2. Mathematics is first TeX is second.
  3. Try to construct objective criteria for working with TeX commands.
  4. Avoid heavy hacks.

Some explanations:

  1. Even the scientific knowledge evolves in iterative way. Is this the best? Who knows - thats what we have now.
  2. This has two sides. First, mathematics is the subject, and TeX is just a tool for presenting it. And second, math notation is superior to the TeX's notation, no matter how you improve your TeX notation.
  3. My opinion goes here. ---> 3)
  4. Publishers generally don't accept heavily hacked TeX code and will require rewriting it.

3)

  1. Mnemonic names for TeX commands. Even not simply mnemonic. I find keeping macro names in the written order a better mnemonic than breaking the order. This means the same way acronyms are constructed - something like mnemonic acronyms. (In Andrew Stacey's example \dcat for "The category D" is mnemonic but isn't in the written order. Say \catofd or \catd are some mnemonic examples in written order.)
  2. Distant TeX commands must have distant enough names. (In Andrew Stacey's example \delt for "An element of an object of D" is too close to \delta. Say \elofobjofd or \elobjd are some mnemonic distant examples.)
  3. Write short definitions in the way they read, not on what they mean. Write complex definitions in what they mean, but as "mnemonic acronyms" the way you pronounce them.
  4. Comment every definition, or every group of similar definitions.
  5. Do all definitions in the preamble. There are two reasons. First, thats "natural" in math. Many books have Notation list, or whatever is called, where the notation is defined in one place. Also, to make the notation more consistent you must see it all together. And second, there is some speed up if the preamble is precompiled - Precompiling header files; Precompiled preamble with TikZ/Externalize. That's in the writing process, in the end it's better to attach the preamble back to it's place.

I don't have to scroll back and forth or switch between files to see the contents.

Why will you need that? It's possible to open two files side by side. Or even one file in split view. For example TeXnicCenter has split view - two places in the same file. And Stefan Didak's Home Office shows definitely an extreme example. :)


Say that I decide that \firstcond is a bad expression and that it should read some other way. Then I can just change the definition of \firstcond and it reflects throughout my document (I know that this can be done by an editor's search and replace but that doesn't help with point 2 and 3).

I don't know a better way that isn't heavy hackery...

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1  
I'm almost in full agreement with this, but have a couple of nitpicks (I hope you don't mind!). "Mnemonic" just means "Aiding or designed to aid the memory" (from the OED) so \dcat and \catd are both designed with the same principle. I chose \dcat over \catd because I have \dcat, \dVcat, \dVcVcat and even longer. The important part is the initial part and so that should come first. If I write \catdVcV then it isn't clear where the cat ends and the dVcV starts. (ctd) –  Andrew Stacey Jun 23 '11 at 7:56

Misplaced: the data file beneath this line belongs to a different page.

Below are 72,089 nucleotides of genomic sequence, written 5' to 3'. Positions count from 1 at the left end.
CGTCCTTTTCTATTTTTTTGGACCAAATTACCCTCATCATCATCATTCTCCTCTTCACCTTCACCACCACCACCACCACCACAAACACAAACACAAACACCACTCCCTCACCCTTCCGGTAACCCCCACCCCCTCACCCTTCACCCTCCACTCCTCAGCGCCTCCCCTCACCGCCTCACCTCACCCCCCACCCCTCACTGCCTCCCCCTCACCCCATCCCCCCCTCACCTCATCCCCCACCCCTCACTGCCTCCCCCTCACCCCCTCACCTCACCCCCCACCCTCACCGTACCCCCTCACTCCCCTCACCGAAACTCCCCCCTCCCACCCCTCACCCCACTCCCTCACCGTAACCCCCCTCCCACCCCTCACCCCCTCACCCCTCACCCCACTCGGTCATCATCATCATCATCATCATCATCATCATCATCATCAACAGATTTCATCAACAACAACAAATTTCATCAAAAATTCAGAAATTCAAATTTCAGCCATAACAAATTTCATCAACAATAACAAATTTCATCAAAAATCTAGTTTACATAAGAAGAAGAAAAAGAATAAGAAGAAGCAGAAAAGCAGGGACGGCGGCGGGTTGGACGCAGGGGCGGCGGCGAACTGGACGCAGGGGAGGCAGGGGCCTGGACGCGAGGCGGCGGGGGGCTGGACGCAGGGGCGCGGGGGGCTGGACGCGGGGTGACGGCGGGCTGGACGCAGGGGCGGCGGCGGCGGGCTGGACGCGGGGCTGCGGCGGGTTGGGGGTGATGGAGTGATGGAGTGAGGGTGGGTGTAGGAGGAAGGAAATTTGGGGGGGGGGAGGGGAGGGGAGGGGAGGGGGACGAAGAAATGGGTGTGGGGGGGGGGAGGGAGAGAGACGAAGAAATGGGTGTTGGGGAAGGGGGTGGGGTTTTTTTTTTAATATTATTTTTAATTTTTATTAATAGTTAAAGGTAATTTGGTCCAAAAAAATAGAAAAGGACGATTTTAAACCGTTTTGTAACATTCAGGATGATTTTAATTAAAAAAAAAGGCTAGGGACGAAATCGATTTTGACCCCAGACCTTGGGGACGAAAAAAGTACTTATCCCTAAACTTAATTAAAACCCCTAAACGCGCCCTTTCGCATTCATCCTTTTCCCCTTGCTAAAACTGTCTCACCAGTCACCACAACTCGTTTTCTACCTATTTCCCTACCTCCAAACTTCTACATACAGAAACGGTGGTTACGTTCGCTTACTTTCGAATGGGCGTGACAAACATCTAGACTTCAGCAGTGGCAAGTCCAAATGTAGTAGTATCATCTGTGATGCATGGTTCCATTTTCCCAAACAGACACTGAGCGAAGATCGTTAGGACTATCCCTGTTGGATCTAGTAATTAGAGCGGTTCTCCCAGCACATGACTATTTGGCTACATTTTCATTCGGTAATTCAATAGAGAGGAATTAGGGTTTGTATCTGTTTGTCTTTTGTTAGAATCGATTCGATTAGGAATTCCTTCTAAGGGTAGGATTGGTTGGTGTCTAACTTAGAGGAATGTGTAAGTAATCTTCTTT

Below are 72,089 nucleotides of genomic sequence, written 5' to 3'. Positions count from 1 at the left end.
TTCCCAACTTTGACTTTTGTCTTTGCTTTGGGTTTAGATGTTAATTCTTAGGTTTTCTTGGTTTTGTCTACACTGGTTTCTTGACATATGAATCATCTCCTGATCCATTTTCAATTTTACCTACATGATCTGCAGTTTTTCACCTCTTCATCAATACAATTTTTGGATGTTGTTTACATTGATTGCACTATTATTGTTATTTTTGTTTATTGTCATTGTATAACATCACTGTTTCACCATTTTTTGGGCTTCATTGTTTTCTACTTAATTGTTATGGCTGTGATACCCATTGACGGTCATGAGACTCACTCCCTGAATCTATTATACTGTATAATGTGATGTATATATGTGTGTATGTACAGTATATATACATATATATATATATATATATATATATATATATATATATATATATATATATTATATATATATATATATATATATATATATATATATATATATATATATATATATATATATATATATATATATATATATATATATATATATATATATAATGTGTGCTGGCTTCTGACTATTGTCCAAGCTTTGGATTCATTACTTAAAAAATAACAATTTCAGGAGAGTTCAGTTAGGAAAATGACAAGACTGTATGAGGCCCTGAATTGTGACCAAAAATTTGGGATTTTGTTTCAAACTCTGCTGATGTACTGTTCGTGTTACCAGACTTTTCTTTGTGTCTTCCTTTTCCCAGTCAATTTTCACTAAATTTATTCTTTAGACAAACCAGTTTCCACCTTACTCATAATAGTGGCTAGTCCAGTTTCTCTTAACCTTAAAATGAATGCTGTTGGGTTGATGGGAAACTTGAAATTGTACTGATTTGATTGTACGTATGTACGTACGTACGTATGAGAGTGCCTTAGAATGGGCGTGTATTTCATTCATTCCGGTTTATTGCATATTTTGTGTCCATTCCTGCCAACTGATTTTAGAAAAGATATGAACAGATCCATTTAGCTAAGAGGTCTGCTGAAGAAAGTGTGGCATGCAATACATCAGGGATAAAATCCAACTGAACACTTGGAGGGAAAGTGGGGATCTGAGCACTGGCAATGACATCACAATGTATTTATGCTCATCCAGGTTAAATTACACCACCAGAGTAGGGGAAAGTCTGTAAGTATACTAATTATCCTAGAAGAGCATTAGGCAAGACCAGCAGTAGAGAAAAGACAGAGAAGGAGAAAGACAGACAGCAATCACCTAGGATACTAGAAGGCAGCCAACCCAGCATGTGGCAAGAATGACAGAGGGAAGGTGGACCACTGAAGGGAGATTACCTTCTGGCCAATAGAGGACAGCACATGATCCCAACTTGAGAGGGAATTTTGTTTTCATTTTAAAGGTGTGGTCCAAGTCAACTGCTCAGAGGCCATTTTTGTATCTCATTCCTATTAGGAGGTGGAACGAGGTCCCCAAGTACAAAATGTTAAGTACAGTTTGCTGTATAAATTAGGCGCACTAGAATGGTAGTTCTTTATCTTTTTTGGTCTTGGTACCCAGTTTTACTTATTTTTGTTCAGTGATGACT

1  
@N.N.: I've submitted extremely hacked code to journals and whilst I've had to put it all in one file on occasion (rather than using style files), I've not yet been told that I have to take out the hacks (they've grumbled, but that's different). I've even surreptitiously edited their class file definitions and gotten away with it. –  Andrew Stacey Jun 23 '11 at 8:02
1  
@Andrew Stacey: About the TeX hacks. I will tell a joke here - "And what's next? To go to the printer, learn mixing inks and operating the print press? Doing it better than them?". Thats their job, mine is too different. More than 90% of the TeX users were not, are not and don't want to be TeX hackers. And thats the way it should be. My advices are always general, not for a special group or something like that. And there are publishers using systems that understand some TeX, but are not TeX. You can't hack them... –  Karl Karlsson Jun 23 '11 at 10:24
1  
(ctd) Lastly(!) \dobj in particular is often the correct order as one can write D-object or object in D. The key point (for me) is that doing this should make the author's life easier. But a corollary of this is that this shouldn't be at the expense of making it more difficult in 6 months' time. –  Andrew Stacey Jun 23 '11 at 10:29
1  
Okay, not last. I see your comment on hacks. Again, my overriding principle is that the journal should not interfere with me getting the article written. If it takes a load of hacks to do that, then so be it! I don't recommend an author becoming a TeX hacker to get their articles written, but I find that I can't avoid it and that it makes my life much easier if I can use a reasonable amount of the power of TeX to write them. Ultimately, though, it's more that I don't actually care what the publisher does. I'll put "the official" copy on my website and on the arxiv (ctd) –  Andrew Stacey Jun 23 '11 at 10:32